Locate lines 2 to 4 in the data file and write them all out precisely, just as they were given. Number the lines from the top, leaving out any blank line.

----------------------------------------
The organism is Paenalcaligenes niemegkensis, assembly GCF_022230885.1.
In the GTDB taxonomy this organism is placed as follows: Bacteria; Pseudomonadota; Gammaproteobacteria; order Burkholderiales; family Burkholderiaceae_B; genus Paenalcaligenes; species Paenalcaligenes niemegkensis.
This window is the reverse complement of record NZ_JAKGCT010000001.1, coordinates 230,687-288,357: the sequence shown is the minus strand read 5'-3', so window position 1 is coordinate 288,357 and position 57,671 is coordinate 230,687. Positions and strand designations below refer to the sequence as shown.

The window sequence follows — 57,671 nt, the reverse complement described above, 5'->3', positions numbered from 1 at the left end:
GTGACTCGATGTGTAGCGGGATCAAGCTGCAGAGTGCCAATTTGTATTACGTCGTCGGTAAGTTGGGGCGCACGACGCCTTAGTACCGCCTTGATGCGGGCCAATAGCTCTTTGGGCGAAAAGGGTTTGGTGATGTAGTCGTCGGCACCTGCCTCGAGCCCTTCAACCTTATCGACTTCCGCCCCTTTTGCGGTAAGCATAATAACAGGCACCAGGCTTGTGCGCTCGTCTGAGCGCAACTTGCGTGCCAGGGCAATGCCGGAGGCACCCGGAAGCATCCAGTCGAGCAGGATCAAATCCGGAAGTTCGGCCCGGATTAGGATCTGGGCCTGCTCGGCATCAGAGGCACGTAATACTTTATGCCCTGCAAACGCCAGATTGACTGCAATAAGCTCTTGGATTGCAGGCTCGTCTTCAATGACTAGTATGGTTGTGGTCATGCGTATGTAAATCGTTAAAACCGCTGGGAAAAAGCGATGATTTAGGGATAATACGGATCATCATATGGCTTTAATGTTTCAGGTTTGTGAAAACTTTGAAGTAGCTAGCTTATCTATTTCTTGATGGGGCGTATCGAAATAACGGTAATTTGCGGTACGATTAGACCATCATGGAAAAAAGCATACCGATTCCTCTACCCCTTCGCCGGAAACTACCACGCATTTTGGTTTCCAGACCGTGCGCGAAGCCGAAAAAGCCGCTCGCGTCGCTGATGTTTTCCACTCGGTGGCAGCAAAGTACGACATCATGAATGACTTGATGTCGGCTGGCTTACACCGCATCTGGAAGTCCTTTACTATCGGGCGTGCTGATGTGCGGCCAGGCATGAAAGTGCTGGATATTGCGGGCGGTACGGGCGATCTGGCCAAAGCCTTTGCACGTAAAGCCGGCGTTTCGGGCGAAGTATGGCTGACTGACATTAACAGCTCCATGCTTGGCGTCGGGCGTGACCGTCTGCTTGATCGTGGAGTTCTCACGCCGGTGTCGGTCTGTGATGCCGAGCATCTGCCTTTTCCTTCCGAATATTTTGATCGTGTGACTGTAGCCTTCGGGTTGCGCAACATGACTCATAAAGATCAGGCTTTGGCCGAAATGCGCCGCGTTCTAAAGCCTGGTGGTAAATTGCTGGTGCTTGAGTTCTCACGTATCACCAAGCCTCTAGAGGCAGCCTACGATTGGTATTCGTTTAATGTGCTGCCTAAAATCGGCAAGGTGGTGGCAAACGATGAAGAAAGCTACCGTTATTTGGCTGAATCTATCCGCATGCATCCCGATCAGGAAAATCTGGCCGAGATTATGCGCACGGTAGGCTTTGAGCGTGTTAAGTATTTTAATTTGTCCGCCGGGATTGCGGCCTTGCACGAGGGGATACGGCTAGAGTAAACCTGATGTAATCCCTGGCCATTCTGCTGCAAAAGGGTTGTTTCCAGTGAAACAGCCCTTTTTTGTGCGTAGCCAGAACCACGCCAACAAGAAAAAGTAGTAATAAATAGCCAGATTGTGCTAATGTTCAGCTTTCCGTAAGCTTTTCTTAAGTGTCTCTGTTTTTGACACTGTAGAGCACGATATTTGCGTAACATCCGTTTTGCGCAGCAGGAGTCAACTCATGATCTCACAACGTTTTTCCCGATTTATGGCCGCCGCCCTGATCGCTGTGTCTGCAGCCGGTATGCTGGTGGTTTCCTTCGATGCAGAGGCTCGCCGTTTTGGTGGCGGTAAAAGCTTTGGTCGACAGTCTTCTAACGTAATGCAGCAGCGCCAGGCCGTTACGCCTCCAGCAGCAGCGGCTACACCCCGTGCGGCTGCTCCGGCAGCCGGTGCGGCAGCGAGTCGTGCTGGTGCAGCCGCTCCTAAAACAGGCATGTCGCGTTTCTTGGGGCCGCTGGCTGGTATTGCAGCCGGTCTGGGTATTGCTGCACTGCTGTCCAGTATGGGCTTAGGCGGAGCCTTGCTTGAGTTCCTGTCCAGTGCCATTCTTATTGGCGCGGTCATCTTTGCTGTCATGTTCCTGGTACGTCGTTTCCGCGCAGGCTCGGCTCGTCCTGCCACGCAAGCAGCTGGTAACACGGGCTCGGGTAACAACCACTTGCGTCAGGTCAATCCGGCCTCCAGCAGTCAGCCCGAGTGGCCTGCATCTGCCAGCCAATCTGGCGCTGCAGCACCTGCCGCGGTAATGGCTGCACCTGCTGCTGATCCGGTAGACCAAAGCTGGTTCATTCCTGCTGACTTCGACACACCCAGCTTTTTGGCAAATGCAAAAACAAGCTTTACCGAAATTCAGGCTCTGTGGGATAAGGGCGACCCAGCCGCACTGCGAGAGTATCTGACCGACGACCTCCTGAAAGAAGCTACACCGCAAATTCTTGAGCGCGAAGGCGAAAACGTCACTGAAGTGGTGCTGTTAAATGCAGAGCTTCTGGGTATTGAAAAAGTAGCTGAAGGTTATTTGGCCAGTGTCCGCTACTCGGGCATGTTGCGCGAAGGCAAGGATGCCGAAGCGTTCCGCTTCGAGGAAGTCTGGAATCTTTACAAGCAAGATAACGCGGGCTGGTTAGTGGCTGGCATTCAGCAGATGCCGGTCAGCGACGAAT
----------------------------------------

In the GTDB taxonomy this organism is placed as follows: Bacteria; Pseudomonadota; Gammaproteobacteria; order Burkholderiales; family Burkholderiaceae_B; genus Paenalcaligenes; species Paenalcaligenes niemegkensis.
This window is the reverse complement of record NZ_JAKGCT010000001.1, coordinates 230,687-288,357: the sequence shown is the minus strand read 5'-3', so window position 1 is coordinate 288,357 and position 57,671 is coordinate 230,687. Positions and strand designations below refer to the sequence as shown.

The window sequence follows — 57,671 nt, the reverse complement described above, 5'->3', positions numbered from 1 at the left end: